Properties

There are two ways to specify property values in XAML.

  • Attribute syntax
  • Property element syntax

Attribute syntax is the attribute="value" syntax that you saw in the earlier examples and that you might be familiar with from HTML. In the next example, we create a red Rectangle. We set the Fill attribute to a predefined color name, which the XAML parser converts into a SolidColorBrush appropriate for the Fill property.


<Rectangle Fill="Red" />

Alternatively, you could specify the color value by using property element syntax.


<Rectangle>
    <Rectangle.Fill>
        <SolidColorBrush Color="Red"/>
    </Rectangle.Fill>
</Rectangle>

In this case, you explicitly specify the SolidColorBrush object that is the type the Fill property requires, rather than just using the string "Red". From this example, you might deduce that property element syntax is just a verbose way to do the same thing. But not all property values can be specified by using a simple attribute string. Not all types have type converters from strings. Plus, if you need to specify multiple properties of an object used as the value of a property, you'll likely need to use property element syntax. This example creates a Rectangle, but instead of a simple red fill, it uses a gradient created by a LinearGradientBrush.


<!-- This rectangle is painted with a diagonal linear gradient. -->
<Rectangle Width="200" Height="200">
    <Rectangle.Fill>
        <LinearGradientBrush StartPoint="0,0" EndPoint="1,1">
            <GradientStop Color="Yellow" Offset="0.0" />
            <GradientStop Color="Red" Offset="0.25" />
            <GradientStop Color="Blue" Offset="0.75" />
            <GradientStop Color="LimeGreen" Offset="1.0" />
        </LinearGradientBrush> 
    </Rectangle.Fill>
</Rectangle>

Multi-colored gradient.

The Fill property uses a complex object, LinearGradientBrush, to create the gradient. In cases like these, you must use the property element syntax rather than simply specifying the value as a string assigned to an attribute.

XAML and the visual tree

In XAML, you have elements, such as <Button> and <Grid>, that can have other elements (nodes) underneath them (children). This parent/child relationship specifies things like how objects are positioned on the screen and how they respond to user-initiated events. Consider this example.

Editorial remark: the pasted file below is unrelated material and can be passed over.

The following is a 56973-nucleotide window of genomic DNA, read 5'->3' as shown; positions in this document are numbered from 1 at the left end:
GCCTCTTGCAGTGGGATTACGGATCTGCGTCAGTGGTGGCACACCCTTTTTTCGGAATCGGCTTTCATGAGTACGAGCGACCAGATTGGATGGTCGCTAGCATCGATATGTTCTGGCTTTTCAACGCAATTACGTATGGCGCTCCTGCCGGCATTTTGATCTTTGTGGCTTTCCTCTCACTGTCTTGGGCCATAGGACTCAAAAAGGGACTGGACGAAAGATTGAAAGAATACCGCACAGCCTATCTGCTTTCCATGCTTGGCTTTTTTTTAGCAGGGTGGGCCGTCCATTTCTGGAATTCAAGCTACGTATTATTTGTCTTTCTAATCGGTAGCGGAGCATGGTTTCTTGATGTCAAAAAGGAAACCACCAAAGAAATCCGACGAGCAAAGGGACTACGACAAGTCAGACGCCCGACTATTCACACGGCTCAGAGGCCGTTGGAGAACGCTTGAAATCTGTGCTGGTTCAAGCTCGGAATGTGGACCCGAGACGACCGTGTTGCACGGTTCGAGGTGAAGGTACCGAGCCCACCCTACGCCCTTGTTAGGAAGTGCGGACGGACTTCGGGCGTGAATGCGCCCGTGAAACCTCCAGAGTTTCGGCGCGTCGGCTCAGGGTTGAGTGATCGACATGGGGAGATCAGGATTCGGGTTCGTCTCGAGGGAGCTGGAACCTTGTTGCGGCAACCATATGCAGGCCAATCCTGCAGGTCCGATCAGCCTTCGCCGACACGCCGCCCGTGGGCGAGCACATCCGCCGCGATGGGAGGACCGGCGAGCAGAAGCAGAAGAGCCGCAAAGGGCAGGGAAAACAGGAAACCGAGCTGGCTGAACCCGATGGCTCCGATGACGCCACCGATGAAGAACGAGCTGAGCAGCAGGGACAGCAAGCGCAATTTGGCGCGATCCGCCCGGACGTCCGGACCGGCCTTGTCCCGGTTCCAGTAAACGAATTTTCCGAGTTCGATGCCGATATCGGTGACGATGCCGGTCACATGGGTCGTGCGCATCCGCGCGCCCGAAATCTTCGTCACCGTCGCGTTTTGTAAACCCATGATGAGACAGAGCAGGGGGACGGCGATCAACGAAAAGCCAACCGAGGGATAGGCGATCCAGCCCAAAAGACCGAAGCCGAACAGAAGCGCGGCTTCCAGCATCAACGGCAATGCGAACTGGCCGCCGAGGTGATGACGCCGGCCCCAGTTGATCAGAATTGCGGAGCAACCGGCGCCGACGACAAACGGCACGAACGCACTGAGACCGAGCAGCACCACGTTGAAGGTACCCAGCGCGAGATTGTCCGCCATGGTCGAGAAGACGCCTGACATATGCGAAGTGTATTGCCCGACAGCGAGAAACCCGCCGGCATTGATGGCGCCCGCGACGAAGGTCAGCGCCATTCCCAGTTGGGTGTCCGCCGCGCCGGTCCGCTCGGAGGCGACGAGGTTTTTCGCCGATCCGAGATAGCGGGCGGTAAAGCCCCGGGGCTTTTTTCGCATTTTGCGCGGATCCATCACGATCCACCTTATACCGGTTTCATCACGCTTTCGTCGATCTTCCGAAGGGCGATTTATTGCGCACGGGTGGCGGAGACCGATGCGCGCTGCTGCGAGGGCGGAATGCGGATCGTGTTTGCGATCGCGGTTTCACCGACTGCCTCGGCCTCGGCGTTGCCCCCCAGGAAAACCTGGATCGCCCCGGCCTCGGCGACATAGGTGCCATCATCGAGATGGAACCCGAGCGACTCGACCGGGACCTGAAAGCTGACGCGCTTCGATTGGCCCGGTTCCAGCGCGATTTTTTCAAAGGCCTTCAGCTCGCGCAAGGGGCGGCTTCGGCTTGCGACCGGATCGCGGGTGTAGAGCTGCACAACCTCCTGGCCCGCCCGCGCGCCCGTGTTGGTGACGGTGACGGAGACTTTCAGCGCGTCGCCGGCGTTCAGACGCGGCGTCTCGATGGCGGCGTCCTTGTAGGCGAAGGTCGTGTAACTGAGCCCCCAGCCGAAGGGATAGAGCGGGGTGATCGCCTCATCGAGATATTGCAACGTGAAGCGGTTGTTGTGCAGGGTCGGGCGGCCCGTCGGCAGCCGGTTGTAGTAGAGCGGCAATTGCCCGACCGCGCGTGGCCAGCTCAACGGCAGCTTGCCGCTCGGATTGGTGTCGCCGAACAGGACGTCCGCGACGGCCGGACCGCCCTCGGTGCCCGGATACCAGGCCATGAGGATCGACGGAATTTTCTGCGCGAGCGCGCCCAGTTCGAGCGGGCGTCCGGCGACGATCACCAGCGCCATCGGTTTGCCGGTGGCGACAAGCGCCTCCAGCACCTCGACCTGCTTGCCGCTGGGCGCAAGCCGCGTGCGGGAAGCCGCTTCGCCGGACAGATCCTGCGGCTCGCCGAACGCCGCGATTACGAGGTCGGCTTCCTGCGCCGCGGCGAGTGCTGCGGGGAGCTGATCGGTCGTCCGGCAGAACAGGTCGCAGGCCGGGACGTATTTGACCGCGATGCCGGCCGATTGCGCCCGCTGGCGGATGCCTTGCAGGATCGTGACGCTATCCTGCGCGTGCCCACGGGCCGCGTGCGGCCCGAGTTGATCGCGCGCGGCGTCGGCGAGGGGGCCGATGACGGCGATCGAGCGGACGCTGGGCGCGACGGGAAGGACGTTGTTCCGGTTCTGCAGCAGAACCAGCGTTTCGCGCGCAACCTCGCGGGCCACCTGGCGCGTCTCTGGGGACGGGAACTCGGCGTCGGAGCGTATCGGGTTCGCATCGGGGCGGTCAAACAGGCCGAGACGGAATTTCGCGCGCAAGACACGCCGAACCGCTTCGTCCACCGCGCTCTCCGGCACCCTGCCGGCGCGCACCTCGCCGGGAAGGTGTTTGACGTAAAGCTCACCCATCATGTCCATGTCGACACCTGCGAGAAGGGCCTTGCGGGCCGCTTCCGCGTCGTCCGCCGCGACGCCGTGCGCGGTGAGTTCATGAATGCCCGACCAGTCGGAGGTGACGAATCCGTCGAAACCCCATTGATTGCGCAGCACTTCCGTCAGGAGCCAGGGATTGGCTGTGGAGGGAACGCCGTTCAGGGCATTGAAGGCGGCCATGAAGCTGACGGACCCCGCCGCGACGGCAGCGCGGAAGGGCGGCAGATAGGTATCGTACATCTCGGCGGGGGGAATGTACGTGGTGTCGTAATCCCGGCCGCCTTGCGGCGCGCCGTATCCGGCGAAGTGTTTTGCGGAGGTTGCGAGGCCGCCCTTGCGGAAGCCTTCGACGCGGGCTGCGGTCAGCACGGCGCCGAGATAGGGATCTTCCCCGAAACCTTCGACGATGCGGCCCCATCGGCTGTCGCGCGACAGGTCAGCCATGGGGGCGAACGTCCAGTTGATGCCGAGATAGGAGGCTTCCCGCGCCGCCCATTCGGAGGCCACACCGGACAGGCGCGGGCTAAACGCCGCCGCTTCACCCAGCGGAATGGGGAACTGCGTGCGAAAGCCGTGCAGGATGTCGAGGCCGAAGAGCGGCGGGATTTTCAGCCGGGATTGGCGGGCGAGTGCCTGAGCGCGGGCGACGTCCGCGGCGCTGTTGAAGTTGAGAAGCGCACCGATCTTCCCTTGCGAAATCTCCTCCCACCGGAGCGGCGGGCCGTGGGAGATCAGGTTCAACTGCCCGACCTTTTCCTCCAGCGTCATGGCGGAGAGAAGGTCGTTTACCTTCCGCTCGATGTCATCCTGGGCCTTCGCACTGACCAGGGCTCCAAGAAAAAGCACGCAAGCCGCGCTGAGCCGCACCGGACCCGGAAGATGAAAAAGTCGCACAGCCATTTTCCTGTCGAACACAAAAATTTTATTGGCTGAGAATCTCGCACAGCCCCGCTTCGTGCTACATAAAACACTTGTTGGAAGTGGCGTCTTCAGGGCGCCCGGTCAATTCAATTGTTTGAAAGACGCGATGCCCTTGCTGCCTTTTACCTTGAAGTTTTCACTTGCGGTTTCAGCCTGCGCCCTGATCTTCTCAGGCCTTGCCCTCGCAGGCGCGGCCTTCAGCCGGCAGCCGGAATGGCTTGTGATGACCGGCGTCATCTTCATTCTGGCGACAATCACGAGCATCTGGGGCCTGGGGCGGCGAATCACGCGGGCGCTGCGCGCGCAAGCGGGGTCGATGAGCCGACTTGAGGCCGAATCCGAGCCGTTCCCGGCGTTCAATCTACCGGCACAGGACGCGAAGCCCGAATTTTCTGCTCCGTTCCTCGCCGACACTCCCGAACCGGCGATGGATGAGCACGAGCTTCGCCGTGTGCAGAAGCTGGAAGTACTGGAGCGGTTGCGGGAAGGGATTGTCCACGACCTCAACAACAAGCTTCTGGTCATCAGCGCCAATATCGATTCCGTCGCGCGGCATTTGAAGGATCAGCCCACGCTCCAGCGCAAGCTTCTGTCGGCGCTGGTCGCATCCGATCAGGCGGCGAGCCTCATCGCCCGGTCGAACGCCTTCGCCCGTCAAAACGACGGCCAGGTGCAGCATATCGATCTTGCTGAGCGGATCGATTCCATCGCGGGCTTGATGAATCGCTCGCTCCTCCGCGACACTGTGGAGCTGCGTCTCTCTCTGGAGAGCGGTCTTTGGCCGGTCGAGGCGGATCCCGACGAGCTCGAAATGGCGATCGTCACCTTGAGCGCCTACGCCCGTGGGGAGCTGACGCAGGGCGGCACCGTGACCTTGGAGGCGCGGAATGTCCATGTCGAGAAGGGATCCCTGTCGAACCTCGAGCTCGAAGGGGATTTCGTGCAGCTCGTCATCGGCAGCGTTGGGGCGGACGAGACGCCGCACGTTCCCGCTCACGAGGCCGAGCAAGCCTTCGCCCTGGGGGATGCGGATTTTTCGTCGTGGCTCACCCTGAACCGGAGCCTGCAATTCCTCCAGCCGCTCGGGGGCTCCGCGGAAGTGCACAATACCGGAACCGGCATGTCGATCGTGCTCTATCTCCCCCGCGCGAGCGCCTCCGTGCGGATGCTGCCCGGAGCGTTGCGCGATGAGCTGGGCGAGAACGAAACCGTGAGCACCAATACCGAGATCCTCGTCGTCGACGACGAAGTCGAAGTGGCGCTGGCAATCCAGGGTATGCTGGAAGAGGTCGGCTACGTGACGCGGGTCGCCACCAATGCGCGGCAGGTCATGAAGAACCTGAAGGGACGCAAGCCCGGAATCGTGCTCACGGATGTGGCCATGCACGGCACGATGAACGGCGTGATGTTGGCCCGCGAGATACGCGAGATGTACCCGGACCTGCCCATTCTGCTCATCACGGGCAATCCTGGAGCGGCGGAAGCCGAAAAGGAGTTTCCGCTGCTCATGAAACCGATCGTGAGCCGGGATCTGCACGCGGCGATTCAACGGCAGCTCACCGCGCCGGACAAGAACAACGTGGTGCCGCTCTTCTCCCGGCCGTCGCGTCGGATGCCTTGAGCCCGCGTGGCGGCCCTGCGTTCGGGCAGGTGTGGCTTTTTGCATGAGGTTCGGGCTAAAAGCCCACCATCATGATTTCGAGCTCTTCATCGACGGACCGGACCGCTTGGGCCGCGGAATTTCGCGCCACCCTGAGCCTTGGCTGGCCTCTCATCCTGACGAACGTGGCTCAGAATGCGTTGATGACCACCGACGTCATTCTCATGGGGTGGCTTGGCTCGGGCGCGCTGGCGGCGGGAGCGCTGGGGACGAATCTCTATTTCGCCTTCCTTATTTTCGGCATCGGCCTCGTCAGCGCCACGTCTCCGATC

<Grid x:Name="ContentPanel" Background="Red" Grid.Row="1" Margin="12,0,12,0">
    <StackPanel Margin="20" Background="Blue">
        <TextBlock x:Name="firstTextBlock" FontSize="30">First TextBlock</TextBlock>
        <TextBlock x:Name="secondTextBlock" FontSize="30">Second TextBlock</TextBlock>
        <TextBlock x:Name="thirdTextBlock" FontSize="30">Third TextBlock</TextBlock>
    </StackPanel>
</Grid>

The blue StackPanel is contained within a red Grid. The TextBlock elements are contained within the StackPanel (these TextBlock elements are children of StackPanel). In addition, the TextBlock elements are stacked on top of one another in the order they are declared in XAML.

This tree diagram shows the relationships among elements.

Tree diagram that shows element hierarchy.

Besides determining how content is presented, the visual tree also can have an effect on how events are processed. Many events that are related to UI and input bubble events up the tree. For example, you can attach an event handler to the StackPanel that handles when a user presses/clicks any of the TextBlock objects. Here's how to add a PointerPressed event handler named "commonHandler" to the StackPanel from the diagram.


<Grid Background="Red" x:Name="ContentPanel" Margin="12,0,12,0">
    <StackPanel Margin="20" Background="Blue" PointerPressed="commonHandler">
        <TextBlock x:Name="firstTextBlock" FontSize="30" >First TextBlock</TextBlock>